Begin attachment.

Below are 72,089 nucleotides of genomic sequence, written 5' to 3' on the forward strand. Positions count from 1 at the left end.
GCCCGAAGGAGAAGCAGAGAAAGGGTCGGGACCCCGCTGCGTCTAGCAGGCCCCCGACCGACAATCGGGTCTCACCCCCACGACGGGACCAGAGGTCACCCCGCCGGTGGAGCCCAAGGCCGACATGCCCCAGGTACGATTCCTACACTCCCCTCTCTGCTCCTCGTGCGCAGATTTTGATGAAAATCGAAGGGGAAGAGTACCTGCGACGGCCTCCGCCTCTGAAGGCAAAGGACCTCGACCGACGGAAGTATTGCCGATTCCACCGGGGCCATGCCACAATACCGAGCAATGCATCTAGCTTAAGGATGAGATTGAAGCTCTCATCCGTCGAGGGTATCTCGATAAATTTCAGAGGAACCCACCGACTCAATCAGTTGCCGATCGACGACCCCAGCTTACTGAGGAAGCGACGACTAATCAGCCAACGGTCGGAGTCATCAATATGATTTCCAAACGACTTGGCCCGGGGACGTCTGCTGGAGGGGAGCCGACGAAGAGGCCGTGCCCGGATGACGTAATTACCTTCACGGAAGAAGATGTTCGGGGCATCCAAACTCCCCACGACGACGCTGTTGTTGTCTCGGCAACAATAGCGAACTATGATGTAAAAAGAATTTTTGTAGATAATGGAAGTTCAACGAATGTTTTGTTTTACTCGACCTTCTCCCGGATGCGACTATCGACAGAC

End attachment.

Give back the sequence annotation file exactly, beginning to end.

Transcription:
Below are 72,089 nucleotides of genomic sequence, written 5' to 3' on the forward strand. Positions count from 1 at the left end.
GCCCGAAGGAGAAGCAGAGAAAGGGTCGGGACCCCGCTGCGTCTAGCAGGCCCCCGACCGACAATCGGGTCTCACCCCCACGACGGGACCAGAGGTCACCCCGCCGGTGGAGCCCAAGGCCGACATGCCCCAGGTACGATTCCTACACTCCCCTCTCTGCTCCTCGTGCGCAGATTTTGATGAAAATCGAAGGGGAAGAGTACCTGCGACGGCCTCCGCCTCTGAAGGCAAAGGACCTCGACCGACGGAAGTATTGCCGATTCCACCGGGGCCATGCCACAATACCGAGCAATGCATCTAGCTTAAGGATGAGATTGAAGCTCTCATCCGTCGAGGGTATCTCGATAAATTTCAGAGGAACCCACCGACTCAATCAGTTGCCGATCGACGACCCCAGCTTACTGAGGAAGCGACGACTAATCAGCCAACGGTCGGAGTCATCAATATGATTTCCAAACGACTTGGCCCGGGGACGTCTGCTGGAGGGGAGCCGACGAAGAGGCCGTGCCCGGATGACGTAATTACCTTCACGGAAGAAGATGTTCGGGGCATCCAAACTCCCCACGACGACGCTGTTGTTGTCTCGGCAACAATAGCGAACTATGATGTAAAAAGAATTTTTGTAGATAATGGAAGTTCAACGAATGTTTTGTTTTACTCGACCTTCTCCCGGATGCGACTATCGACAGAC